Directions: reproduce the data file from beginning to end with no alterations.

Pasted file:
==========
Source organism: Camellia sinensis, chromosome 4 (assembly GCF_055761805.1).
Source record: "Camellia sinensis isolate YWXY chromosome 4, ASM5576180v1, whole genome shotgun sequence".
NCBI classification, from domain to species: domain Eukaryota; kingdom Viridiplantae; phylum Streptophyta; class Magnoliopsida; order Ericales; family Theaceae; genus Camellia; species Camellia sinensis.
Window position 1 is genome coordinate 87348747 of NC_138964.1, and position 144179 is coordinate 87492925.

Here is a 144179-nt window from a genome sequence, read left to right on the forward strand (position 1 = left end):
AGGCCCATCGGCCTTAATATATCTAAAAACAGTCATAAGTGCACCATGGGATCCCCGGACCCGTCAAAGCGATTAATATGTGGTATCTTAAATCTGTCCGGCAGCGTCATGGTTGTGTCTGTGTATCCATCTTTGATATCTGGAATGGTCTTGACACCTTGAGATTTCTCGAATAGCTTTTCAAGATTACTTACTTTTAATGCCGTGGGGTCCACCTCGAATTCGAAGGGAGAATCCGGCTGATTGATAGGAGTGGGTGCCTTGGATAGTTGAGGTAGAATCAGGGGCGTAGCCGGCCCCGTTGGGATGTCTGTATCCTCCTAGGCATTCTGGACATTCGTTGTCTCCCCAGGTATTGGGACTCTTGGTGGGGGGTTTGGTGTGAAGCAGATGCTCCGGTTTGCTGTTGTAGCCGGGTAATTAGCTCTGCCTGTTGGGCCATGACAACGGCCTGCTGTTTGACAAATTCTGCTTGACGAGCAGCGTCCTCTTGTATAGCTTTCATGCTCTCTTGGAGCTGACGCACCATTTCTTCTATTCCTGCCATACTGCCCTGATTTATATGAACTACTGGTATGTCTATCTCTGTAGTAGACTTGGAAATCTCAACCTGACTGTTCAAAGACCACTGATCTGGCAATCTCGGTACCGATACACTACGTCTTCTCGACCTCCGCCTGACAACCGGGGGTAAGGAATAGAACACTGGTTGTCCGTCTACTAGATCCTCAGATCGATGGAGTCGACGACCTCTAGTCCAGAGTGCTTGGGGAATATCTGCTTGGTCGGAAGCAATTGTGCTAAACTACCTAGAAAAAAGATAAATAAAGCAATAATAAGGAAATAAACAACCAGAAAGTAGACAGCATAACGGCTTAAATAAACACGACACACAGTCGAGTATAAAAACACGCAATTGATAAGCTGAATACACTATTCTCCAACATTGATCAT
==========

Source organism: Camellia sinensis, chromosome 4 (assembly GCF_055761805.1).
Source record: "Camellia sinensis isolate YWXY chromosome 4, ASM5576180v1, whole genome shotgun sequence".
NCBI classification, from domain to species: domain Eukaryota; kingdom Viridiplantae; phylum Streptophyta; class Magnoliopsida; order Ericales; family Theaceae; genus Camellia; species Camellia sinensis.
Window position 1 is genome coordinate 87348747 of NC_138964.1, and position 144179 is coordinate 87492925.

Here is a 144179-nt window from a genome sequence, read left to right on the forward strand (position 1 = left end):
AGGCCCATCGGCCTTAATATATCTAAAAACAGTCATAAGTGCACCATGGGATCCCCGGACCCGTCAAAGCGATTAATATGTGGTATCTTAAATCTGTCCGGCAGCGTCATGGTTGTGTCTGTGTATCCATCTTTGATATCTGGAATGGTCTTGACACCTTGAGATTTCTCGAATAGCTTTTCAAGATTACTTACTTTTAATGCCGTGGGGTCCACCTCGAATTCGAAGGGAGAATCCGGCTGATTGATAGGAGTGGGTGCCTTGGATAGTTGAGGTAGAATCAGGGGCGTAGCCGGCCCCGTTGGGATGTCTGTATCCTCCTAGGCATTCTGGACATTCGTTGTCTCCCCAGGTATTGGGACTCTTGGTGGGGGGTTTGGTGTGAAGCAGATGCTCCGGTTTGCTGTTGTAGCCGGGTAATTAGCTCTGCCTGTTGGGCCATGACAACGGCCTGCTGTTTGACAAATTCTGCTTGACGAGCAGCGTCCTCTTGTATAGCTTTCATGCTCTCTTGGAGCTGACGCACCATTTCTTCTATTCCTGCCATACTGCCCTGATTTATATGAACTACTGGTATGTCTATCTCTGTAGTAGACTTGGAAATCTCAACCTGACTGTTCAAAGACCACTGATCTGGCAATCTCGGTACCGATACACTACGTCTTCTCGACCTCCGCCTGACAACCGGGGGTAAGGAATAGAACACTGGTTGTCCGTCTACTAGATCCTCAGATCGATGGAGTCGACGACCTCTAGTCCAGAGTGCTTGGGGAATATCTGCTTGGTCGGAAGCAATTGTGCTAAACTACCTAGAAAAAAGATAAATAAAGCAATAATAAGGAAATAAACAACCAGAAAGTAGACAGCATAACGGCTTAAATAAACACGACACACAGTCGAGTATAAAAACACGCAATTGATAAGCTGAATACACTATTCTCCAACATTGATCAT